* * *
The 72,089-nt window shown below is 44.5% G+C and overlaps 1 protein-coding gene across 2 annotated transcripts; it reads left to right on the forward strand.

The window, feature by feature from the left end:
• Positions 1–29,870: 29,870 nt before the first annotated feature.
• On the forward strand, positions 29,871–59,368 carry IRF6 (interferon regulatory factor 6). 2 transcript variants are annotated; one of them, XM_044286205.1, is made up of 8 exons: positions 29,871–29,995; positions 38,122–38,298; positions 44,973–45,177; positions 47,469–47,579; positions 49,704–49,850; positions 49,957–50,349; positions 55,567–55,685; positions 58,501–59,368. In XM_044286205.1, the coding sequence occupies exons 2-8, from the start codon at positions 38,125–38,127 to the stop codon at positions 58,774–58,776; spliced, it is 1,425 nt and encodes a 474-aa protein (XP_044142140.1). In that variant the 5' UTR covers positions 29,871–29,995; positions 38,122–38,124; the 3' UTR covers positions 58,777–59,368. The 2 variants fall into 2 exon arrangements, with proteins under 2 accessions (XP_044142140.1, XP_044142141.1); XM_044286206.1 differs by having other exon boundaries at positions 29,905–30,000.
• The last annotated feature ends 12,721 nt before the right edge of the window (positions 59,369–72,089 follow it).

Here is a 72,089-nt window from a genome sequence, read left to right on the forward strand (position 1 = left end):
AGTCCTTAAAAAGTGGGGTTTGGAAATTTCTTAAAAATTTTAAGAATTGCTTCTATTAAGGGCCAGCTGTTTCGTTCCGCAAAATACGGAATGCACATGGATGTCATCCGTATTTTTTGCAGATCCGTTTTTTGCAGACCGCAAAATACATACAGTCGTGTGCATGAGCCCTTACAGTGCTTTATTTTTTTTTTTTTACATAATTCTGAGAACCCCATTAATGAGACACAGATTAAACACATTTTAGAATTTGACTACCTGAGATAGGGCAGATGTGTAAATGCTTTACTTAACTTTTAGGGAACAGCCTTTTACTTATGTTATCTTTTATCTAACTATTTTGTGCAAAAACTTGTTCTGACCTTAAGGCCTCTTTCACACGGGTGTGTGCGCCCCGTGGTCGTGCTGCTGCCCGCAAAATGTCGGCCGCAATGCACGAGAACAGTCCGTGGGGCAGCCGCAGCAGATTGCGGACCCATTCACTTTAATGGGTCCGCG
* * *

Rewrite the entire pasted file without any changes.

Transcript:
The 72,089-nt window shown below is 44.5% G+C and overlaps 1 protein-coding gene across 2 annotated transcripts; it reads left to right on the forward strand.

The window, feature by feature from the left end:
• Positions 1–29,870: 29,870 nt before the first annotated feature.
• On the forward strand, positions 29,871–59,368 carry IRF6 (interferon regulatory factor 6). 2 transcript variants are annotated; one of them, XM_044286205.1, is made up of 8 exons: positions 29,871–29,995; positions 38,122–38,298; positions 44,973–45,177; positions 47,469–47,579; positions 49,704–49,850; positions 49,957–50,349; positions 55,567–55,685; positions 58,501–59,368. In XM_044286205.1, the coding sequence occupies exons 2-8, from the start codon at positions 38,125–38,127 to the stop codon at positions 58,774–58,776; spliced, it is 1,425 nt and encodes a 474-aa protein (XP_044142140.1). In that variant the 5' UTR covers positions 29,871–29,995; positions 38,122–38,124; the 3' UTR covers positions 58,777–59,368. The 2 variants fall into 2 exon arrangements, with proteins under 2 accessions (XP_044142140.1, XP_044142141.1); XM_044286206.1 differs by having other exon boundaries at positions 29,905–30,000.
• The last annotated feature ends 12,721 nt before the right edge of the window (positions 59,369–72,089 follow it).

Here is a 72,089-nt window from a genome sequence, read left to right on the forward strand (position 1 = left end):
AGTCCTTAAAAAGTGGGGTTTGGAAATTTCTTAAAAATTTTAAGAATTGCTTCTATTAAGGGCCAGCTGTTTCGTTCCGCAAAATACGGAATGCACATGGATGTCATCCGTATTTTTTGCAGATCCGTTTTTTGCAGACCGCAAAATACATACAGTCGTGTGCATGAGCCCTTACAGTGCTTTATTTTTTTTTTTTTACATAATTCTGAGAACCCCATTAATGAGACACAGATTAAACACATTTTAGAATTTGACTACCTGAGATAGGGCAGATGTGTAAATGCTTTACTTAACTTTTAGGGAACAGCCTTTTACTTATGTTATCTTTTATCTAACTATTTTGTGCAAAAACTTGTTCTGACCTTAAGGCCTCTTTCACACGGGTGTGTGCGCCCCGTGGTCGTGCTGCTGCCCGCAAAATGTCGGCCGCAATGCACGAGAACAGTCCGTGGGGCAGCCGCAGCAGATTGCGGACCCATTCACTTTAATGGGTCCGCG